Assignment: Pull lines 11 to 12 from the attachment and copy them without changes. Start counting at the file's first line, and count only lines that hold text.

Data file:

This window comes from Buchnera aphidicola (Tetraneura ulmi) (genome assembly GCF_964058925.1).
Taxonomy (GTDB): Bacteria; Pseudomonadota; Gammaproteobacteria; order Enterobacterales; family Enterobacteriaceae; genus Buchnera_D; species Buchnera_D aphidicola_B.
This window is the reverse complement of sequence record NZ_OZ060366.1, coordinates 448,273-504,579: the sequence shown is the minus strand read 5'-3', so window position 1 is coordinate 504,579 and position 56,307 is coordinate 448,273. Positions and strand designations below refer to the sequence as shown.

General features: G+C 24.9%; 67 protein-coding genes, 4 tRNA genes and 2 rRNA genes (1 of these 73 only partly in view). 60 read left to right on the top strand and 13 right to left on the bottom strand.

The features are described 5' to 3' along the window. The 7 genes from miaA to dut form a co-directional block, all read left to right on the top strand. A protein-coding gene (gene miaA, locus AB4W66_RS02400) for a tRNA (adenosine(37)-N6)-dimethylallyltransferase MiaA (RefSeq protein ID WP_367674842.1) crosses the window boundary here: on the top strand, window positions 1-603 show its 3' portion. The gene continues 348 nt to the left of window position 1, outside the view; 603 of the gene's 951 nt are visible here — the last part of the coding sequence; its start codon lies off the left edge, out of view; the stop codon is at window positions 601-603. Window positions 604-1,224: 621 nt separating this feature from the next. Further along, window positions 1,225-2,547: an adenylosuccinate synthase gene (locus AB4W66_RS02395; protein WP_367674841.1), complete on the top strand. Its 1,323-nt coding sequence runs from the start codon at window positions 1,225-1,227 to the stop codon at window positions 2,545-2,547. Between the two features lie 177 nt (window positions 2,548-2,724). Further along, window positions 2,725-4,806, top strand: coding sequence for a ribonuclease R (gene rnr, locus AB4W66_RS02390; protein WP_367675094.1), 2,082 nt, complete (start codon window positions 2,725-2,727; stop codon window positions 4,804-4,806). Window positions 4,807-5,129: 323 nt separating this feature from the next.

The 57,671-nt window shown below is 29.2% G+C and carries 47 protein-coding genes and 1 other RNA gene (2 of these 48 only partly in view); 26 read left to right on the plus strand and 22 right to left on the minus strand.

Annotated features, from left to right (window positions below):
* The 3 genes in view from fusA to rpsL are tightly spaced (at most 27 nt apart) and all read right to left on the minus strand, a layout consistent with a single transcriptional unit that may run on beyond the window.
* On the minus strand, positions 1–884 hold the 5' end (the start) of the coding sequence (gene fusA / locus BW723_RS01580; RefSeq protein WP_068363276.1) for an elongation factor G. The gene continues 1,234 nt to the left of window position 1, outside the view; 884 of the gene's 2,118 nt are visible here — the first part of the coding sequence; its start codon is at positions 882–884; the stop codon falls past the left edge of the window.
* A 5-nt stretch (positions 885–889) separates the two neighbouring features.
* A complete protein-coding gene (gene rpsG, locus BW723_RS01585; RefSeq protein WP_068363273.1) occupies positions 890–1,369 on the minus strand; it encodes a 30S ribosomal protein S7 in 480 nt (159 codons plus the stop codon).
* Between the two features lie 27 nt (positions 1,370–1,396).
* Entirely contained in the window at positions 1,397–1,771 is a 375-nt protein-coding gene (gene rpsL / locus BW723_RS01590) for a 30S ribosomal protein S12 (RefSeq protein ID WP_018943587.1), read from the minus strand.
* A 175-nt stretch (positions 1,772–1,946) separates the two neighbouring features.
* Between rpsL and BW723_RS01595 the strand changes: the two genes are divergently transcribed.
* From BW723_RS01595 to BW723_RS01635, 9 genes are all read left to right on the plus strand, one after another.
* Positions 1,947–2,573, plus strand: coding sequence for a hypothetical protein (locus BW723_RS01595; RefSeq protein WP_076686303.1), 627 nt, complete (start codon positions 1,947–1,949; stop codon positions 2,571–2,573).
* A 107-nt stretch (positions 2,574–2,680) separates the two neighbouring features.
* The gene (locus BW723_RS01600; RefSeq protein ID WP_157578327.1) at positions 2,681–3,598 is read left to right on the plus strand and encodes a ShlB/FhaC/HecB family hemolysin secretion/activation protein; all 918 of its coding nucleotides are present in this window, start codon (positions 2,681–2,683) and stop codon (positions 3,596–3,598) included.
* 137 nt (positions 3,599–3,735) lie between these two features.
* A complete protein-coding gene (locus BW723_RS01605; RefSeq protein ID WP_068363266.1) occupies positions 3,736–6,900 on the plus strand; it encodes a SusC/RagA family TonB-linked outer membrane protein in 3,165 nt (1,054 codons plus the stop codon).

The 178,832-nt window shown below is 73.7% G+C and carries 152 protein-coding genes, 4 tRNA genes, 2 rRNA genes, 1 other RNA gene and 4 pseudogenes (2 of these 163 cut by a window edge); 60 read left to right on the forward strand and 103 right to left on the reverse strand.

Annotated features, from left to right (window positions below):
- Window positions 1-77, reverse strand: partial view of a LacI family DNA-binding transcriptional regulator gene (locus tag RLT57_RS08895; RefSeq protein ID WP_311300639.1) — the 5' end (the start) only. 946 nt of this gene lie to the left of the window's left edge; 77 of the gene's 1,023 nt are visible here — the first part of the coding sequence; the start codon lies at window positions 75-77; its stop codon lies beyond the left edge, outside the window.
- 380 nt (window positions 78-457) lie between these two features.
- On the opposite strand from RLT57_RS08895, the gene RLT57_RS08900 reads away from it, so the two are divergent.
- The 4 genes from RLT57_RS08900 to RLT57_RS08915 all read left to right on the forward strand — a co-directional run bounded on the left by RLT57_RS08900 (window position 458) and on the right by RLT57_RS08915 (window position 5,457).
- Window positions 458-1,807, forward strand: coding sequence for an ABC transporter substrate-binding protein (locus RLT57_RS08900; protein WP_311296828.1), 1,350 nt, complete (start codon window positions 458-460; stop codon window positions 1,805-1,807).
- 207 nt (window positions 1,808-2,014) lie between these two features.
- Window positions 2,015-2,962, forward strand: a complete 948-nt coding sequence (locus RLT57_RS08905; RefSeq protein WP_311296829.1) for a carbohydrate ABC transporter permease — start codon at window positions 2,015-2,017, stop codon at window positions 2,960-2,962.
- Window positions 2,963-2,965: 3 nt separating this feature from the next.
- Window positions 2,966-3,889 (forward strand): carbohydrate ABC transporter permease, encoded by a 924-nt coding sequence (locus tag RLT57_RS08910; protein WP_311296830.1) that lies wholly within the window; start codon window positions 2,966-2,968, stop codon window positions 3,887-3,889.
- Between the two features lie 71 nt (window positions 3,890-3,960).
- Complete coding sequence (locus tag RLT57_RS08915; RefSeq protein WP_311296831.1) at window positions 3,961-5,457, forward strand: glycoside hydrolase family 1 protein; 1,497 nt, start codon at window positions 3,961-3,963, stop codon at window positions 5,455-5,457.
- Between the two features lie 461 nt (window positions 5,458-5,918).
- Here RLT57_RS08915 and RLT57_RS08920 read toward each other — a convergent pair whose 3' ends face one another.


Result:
* A complete protein-coding gene (gene rpsG, locus BW723_RS01585; RefSeq protein WP_068363273.1) occupies positions 890–1,369 on the minus strand; it encodes a 30S ribosomal protein S7 in 480 nt (159 codons plus the stop codon).
* Between the two features lie 27 nt (positions 1,370–1,396).